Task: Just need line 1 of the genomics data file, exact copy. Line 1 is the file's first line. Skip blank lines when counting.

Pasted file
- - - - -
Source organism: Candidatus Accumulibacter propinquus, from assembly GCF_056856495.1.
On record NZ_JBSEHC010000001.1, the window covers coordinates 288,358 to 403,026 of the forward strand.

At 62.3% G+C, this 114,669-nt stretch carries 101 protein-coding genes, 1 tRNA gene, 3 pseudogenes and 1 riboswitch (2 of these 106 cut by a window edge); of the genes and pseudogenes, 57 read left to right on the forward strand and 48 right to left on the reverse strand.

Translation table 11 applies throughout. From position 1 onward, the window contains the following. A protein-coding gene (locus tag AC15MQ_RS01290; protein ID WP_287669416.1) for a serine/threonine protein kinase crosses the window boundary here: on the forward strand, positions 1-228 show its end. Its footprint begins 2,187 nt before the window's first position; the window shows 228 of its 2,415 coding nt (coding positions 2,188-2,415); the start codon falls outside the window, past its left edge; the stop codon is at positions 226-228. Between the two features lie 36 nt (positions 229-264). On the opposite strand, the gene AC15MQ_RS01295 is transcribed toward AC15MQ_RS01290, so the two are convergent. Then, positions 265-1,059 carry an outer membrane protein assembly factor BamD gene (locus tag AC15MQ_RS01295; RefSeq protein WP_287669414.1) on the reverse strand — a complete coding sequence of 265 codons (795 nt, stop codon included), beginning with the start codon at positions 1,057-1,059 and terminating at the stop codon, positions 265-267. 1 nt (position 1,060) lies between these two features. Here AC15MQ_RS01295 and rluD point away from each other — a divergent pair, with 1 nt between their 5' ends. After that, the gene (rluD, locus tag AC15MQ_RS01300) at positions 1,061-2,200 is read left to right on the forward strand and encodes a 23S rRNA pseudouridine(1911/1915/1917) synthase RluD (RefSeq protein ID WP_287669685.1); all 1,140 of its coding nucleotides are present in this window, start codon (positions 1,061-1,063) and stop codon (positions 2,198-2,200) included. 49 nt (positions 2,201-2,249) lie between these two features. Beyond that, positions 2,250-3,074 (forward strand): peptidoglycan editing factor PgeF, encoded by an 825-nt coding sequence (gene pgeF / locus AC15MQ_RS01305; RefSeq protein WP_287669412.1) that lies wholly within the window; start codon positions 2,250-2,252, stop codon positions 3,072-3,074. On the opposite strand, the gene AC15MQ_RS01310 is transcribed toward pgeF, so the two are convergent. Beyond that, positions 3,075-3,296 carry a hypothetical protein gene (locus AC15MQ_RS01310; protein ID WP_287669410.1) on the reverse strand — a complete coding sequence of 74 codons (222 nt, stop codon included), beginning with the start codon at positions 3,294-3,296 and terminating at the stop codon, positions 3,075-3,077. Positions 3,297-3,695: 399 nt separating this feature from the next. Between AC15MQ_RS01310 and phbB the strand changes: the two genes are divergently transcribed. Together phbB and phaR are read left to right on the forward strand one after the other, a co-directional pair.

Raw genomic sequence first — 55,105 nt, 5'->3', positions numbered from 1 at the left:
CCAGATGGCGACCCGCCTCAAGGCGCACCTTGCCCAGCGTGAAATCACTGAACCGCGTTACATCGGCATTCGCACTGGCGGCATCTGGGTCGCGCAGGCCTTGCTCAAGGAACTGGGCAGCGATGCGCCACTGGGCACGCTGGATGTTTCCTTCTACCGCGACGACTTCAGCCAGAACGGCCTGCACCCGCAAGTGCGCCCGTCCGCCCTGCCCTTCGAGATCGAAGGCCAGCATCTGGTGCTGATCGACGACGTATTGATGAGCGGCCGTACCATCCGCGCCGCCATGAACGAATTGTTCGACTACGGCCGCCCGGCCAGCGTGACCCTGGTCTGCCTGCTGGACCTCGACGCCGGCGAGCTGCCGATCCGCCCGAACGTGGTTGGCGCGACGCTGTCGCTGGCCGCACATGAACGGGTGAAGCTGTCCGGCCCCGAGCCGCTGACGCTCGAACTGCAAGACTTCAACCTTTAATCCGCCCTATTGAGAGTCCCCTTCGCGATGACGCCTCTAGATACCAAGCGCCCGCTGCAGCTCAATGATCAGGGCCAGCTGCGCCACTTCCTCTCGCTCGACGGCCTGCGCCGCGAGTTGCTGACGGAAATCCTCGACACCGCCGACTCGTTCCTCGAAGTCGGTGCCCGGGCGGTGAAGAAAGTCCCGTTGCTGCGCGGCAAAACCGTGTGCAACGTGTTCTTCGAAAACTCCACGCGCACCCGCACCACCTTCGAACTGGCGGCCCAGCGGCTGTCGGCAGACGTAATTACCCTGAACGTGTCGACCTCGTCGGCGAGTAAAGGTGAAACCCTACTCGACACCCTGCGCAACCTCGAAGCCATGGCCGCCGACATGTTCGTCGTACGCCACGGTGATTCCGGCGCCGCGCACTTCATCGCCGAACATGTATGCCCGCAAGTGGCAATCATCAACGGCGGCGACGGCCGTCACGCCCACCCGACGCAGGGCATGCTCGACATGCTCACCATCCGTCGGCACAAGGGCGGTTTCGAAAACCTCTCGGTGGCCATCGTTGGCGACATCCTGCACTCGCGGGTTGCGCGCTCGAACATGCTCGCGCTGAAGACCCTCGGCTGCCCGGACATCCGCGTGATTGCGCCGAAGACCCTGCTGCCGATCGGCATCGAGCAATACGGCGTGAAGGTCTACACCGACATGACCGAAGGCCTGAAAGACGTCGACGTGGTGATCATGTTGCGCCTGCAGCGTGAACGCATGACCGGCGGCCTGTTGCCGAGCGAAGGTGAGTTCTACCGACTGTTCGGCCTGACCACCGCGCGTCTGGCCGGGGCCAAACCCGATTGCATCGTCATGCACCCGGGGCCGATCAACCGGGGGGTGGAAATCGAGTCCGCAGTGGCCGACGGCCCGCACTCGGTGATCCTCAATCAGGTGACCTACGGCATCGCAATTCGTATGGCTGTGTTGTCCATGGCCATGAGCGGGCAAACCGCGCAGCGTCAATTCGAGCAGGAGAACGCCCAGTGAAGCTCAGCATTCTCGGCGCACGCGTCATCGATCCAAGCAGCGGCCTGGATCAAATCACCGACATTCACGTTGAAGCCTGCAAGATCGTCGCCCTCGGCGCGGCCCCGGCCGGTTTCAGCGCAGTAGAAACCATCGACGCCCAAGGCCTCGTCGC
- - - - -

Source organism: Candidatus Accumulibacter propinquus, from assembly GCF_056856495.1.